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Mon., Jan. 04, 1999 at: Lon 5:46 p.m. Pra 6:46 p.m. NY 12:46 p.m. HK 12:46 a.m.

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Investor Protest Kicks off Year of the Rabbit

BEIJING, Jan. 04, 1999 -- (Reuters) A group of disgruntled Chinese investors took to the streets on Friday to kick off 1999, while an activist revealed plans to form a labor party, heralding what is expected to be a tense and turbulent Year of the Rabbit.

jiang01.jpg President Jiang Zemin (pictured) renewed an overture to rival Taipei, saying reunification between China and Taiwan could be achieved and that political differences could be ironed out in a "fair and reasonable" manner through dialogue.

Friday's protest outside the Zhongnanhai leadership compound and the plan to set up an opposition party in defiance of a decades-old ban on new political parties touched on raw political ground.

They highlighted the political perils China faces as the Communist Party struggles to curb social unrest linked to unemployment, while struggling to prevent an economic slowdown from creeping in amid Asia's financial crisis.

Millions have been thrown out of work as part of an overhaul of ailing state-owned enterprises.

Despite a ban on demonstrations, police did not stop about 50 people, many of whom were laid-off state workers, from staging a peaceful, silent sit-down protest outside Zhongnanhai, headquarters of the Communist Party.

Dozens of uniformed and plainclothes police stood guard, preventing journalists from speaking to the protesters, who had been cheated in a multi-million dollar futures market scam.

One investor had said about the planned protest.

The investors have staged several protests outside the Communist Party headquarters since August to demand help from the government after a military-affiliated futures brokerage defaulted on repayment of investments.

On the political front, exiled dissident Lian Shengde revealed that a group of editors of an underground, anti-Beijing e-mail magazine plan to set up the Chinese Labor Party in April to challenge Communist Party rule.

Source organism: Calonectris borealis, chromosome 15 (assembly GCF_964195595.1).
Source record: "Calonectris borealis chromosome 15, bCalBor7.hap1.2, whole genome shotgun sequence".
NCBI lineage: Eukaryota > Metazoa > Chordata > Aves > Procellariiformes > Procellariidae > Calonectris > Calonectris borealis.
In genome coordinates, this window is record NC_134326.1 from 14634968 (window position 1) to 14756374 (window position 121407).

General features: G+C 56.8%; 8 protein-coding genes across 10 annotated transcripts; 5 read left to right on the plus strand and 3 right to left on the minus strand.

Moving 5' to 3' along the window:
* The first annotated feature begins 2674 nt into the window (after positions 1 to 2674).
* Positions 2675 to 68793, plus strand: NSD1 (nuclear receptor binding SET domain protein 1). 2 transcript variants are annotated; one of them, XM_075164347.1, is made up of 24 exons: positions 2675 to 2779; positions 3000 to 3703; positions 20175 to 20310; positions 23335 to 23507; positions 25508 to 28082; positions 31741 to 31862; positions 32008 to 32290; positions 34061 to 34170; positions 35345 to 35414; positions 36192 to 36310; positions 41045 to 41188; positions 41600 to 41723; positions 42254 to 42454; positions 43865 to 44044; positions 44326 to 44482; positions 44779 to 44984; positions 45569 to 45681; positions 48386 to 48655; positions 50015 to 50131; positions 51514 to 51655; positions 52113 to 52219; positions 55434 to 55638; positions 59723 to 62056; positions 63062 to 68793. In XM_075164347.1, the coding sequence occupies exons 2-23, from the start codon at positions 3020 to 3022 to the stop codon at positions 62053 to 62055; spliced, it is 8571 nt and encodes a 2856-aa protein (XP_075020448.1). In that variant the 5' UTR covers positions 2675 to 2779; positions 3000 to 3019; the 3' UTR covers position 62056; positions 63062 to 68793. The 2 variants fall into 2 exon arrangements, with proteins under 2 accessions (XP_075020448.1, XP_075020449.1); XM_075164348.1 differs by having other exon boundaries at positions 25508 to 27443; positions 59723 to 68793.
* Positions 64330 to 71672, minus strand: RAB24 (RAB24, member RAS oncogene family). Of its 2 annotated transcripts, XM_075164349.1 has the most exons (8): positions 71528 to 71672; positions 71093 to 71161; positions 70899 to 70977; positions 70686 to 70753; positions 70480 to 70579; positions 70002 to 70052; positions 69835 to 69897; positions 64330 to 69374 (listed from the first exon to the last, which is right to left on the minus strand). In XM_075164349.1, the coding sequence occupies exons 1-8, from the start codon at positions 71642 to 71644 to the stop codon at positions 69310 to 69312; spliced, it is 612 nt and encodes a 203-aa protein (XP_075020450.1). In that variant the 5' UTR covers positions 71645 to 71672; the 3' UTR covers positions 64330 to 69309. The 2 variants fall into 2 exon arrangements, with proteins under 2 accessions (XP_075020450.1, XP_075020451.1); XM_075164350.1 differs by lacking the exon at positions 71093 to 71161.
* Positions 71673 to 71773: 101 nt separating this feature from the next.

Editors of the magazine would try to register the party with the Ministry of Civil Affairs in Beijing, he said.

"We are not demanding elections or that we become the ruling party now," Lian said speaking by telephone from Washington, D.C.

"The Chinese Labor Party will fight to protect the rights of workers and check on the Communist Party and corruption."

China signed in October the U.N. International Covenant on Civil and Political Rights, which guarantees among others freedom of assembly.

But the Communist Party has made crystal clear that it will not tolerate any challenges to its monopoly on power.

Last month, veteran pro-democracy activist Xu Wenli was jailed for 13 years for subversion for trying to set up the opposition Chinese Democratic Party. Qin Yongmin was condemned to 12 years in prison and Wang Youcai to 11 years.

President Jiang has vowed to "nip in the bud" subversive activities.

Lian was himself involved in the establishment of the underground Chinese Freedom and Democracy Party in 1994. He fled to the United States in 1994 after the authorities launched a crackdown on the now-defunct Freedom and Democracy Party that landed 18 people in jail for up to 20 years.

Lian, jailed for two years for his role in the 1989 Tiananmen Square student-led demonstrations for democracy, declined to say how many members the Chinese Labor Party had.

Meanwhile, President Jiang tried to woo Taiwan.

The official Xinhua news agency said Jiang expressed "deep concern for the reunification of the motherland".

"All the political differences between China's mainland and the Taiwan authorities could be solved in a fair and reasonable manner through talks and negotiations," Jiang said.

He "firmly believes the reunification of the motherland could be achieved with the concerted efforts of all the Chinese people including the compatriots from Taiwan," Xinhua added.

Beijing has considered Taiwan a rebel province since the Communists won the Chinese civil war and drove the defeated Nationalists into exile on the island in 1949. ( (c) 1998 Reuters)

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Last updated Mon Jan 4 17:46:47 1999 GMT.